NIH Study: Examines How Exercise May Lower High Blood Pressure in African Americans
TNJ | 4/20/2017, midnight
“We’ve long known that exercise is an important part of controlling blood pressure,” said Redmond. “Now, thanks to this invaluable finding from the Jackson Heart Study, we can say that the same applies to African American men and women. It’s a potentially lifesaving message that everyone needs to follow.”
Redmond acknowledged that getting people to boost their exercise levels weekly can be a challenge. Barriers to establishing an exercise routine include lack of access to parks and streets that are perceived as safe; competing demands for time (such as work, child care responsibilities and commuting time); and for many women, concerns about hair care.
But you don’t have to run a marathon, Redmond pointed out. For now, including moderate or intensive exercise as part of a daily routine of good self-care is a great start. For example, brisk walking, stair walking, cycling and recreational tennis all meet standards for moderate activity when done for at least 10 consecutive minutes at a time at a pace that gets you breathing harder and your heart beating faster, Redmond said. You don’t have to do all your exercise at once: Exercising 10 minutes at a time, three times a day adds up to 30 minutes a day. Vigorous exercise, including activities such as jogging, aerobics and swimming, as well as competitive sports such as basketball, volleyball and soccer, meet those standards, too.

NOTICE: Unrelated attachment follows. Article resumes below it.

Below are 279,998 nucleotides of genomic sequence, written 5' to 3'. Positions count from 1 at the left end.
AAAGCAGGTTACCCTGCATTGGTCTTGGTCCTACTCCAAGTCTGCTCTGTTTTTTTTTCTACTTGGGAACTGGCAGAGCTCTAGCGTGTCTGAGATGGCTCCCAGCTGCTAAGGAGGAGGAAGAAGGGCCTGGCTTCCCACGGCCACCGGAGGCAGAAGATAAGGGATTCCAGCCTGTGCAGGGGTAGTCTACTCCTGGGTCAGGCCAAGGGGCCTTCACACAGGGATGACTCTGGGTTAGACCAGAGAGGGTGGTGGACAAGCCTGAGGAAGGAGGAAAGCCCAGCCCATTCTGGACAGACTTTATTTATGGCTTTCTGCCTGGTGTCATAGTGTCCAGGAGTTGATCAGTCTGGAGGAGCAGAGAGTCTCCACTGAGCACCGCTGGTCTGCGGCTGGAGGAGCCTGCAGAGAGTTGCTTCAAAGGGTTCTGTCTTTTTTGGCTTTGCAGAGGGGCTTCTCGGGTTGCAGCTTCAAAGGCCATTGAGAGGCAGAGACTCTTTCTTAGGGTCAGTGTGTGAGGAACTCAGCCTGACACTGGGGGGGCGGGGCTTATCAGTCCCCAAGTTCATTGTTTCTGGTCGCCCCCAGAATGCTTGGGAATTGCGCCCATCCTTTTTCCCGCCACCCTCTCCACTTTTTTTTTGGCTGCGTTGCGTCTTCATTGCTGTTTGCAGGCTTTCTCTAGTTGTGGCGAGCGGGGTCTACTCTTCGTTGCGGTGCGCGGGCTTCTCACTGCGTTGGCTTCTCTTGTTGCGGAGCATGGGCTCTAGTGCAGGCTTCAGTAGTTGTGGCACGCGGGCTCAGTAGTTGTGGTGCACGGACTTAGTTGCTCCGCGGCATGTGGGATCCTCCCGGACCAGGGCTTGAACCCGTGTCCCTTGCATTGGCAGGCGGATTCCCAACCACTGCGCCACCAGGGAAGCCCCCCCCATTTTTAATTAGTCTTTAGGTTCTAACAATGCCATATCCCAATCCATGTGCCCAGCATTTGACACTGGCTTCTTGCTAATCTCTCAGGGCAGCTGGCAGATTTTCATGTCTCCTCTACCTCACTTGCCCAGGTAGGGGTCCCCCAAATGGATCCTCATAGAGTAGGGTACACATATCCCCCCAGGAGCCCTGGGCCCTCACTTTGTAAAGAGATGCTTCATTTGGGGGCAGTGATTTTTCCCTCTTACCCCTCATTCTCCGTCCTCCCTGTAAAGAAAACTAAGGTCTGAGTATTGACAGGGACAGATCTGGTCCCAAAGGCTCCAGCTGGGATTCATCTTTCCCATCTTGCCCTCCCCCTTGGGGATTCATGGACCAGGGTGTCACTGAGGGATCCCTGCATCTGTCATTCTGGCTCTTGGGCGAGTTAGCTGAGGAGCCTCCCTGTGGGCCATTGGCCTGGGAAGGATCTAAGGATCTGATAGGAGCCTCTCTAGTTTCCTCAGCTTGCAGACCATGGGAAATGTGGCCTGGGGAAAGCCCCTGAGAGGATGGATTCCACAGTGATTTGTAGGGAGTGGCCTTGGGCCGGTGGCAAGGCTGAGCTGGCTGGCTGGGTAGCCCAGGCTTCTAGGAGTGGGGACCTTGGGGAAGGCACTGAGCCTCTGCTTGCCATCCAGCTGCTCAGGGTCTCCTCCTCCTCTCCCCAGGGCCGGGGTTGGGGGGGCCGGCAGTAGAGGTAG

Other exercise options include taking a brisk walk around the neighborhood (or an indoor shopping mall in bad weather), working out to an exercise DVD or joining a fun-filled exercise group, such as a Zumba® or Jazzercise® class or a running group. Do what works best for your lifestyle and budget. If the goal is to help lower blood pressure, exercise that gets the heart rate up is critical, Redmond said.
So don’t forget to exercise regularly. It could change – or even save – your life.